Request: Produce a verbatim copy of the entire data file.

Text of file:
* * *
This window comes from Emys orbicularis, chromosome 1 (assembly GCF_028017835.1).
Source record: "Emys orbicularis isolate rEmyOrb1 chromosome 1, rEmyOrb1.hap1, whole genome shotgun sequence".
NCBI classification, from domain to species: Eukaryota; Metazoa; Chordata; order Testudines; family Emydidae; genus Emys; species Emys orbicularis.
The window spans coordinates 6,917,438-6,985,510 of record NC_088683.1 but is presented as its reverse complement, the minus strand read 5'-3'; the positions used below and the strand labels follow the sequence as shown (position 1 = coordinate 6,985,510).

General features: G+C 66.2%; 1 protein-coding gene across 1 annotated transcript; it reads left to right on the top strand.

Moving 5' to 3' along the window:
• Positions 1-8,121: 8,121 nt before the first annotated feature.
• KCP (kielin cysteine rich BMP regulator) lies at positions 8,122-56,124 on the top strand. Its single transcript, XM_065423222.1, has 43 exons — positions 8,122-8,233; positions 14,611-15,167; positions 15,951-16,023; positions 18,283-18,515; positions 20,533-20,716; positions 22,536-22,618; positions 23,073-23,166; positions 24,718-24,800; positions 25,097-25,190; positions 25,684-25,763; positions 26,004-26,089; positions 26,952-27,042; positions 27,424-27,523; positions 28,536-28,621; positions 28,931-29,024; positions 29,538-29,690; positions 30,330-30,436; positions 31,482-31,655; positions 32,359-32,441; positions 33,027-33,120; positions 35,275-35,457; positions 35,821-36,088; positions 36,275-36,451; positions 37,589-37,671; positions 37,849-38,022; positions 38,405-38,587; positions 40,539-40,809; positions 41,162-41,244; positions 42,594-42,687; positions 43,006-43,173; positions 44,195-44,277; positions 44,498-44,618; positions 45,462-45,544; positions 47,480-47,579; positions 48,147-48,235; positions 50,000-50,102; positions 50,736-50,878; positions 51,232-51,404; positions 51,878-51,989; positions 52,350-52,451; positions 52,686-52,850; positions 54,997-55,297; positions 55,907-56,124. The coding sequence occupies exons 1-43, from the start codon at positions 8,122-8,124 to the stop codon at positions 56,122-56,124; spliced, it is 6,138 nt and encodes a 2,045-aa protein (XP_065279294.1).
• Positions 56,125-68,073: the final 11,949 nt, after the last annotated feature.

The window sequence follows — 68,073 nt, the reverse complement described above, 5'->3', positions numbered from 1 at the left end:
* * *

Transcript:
This window comes from Emys orbicularis, chromosome 1 (assembly GCF_028017835.1).
Source record: "Emys orbicularis isolate rEmyOrb1 chromosome 1, rEmyOrb1.hap1, whole genome shotgun sequence".
NCBI classification, from domain to species: Eukaryota; Metazoa; Chordata; order Testudines; family Emydidae; genus Emys; species Emys orbicularis.
The window spans coordinates 6,917,438-6,985,510 of record NC_088683.1 but is presented as its reverse complement, the minus strand read 5'-3'; the positions used below and the strand labels follow the sequence as shown (position 1 = coordinate 6,985,510).

General features: G+C 66.2%; 1 protein-coding gene across 1 annotated transcript; it reads left to right on the top strand.

Moving 5' to 3' along the window:
• Positions 1-8,121: 8,121 nt before the first annotated feature.
• KCP (kielin cysteine rich BMP regulator) lies at positions 8,122-56,124 on the top strand. Its single transcript, XM_065423222.1, has 43 exons — positions 8,122-8,233; positions 14,611-15,167; positions 15,951-16,023; positions 18,283-18,515; positions 20,533-20,716; positions 22,536-22,618; positions 23,073-23,166; positions 24,718-24,800; positions 25,097-25,190; positions 25,684-25,763; positions 26,004-26,089; positions 26,952-27,042; positions 27,424-27,523; positions 28,536-28,621; positions 28,931-29,024; positions 29,538-29,690; positions 30,330-30,436; positions 31,482-31,655; positions 32,359-32,441; positions 33,027-33,120; positions 35,275-35,457; positions 35,821-36,088; positions 36,275-36,451; positions 37,589-37,671; positions 37,849-38,022; positions 38,405-38,587; positions 40,539-40,809; positions 41,162-41,244; positions 42,594-42,687; positions 43,006-43,173; positions 44,195-44,277; positions 44,498-44,618; positions 45,462-45,544; positions 47,480-47,579; positions 48,147-48,235; positions 50,000-50,102; positions 50,736-50,878; positions 51,232-51,404; positions 51,878-51,989; positions 52,350-52,451; positions 52,686-52,850; positions 54,997-55,297; positions 55,907-56,124. The coding sequence occupies exons 1-43, from the start codon at positions 8,122-8,124 to the stop codon at positions 56,122-56,124; spliced, it is 6,138 nt and encodes a 2,045-aa protein (XP_065279294.1).
• Positions 56,125-68,073: the final 11,949 nt, after the last annotated feature.

The window sequence follows — 68,073 nt, the reverse complement described above, 5'->3', positions numbered from 1 at the left end: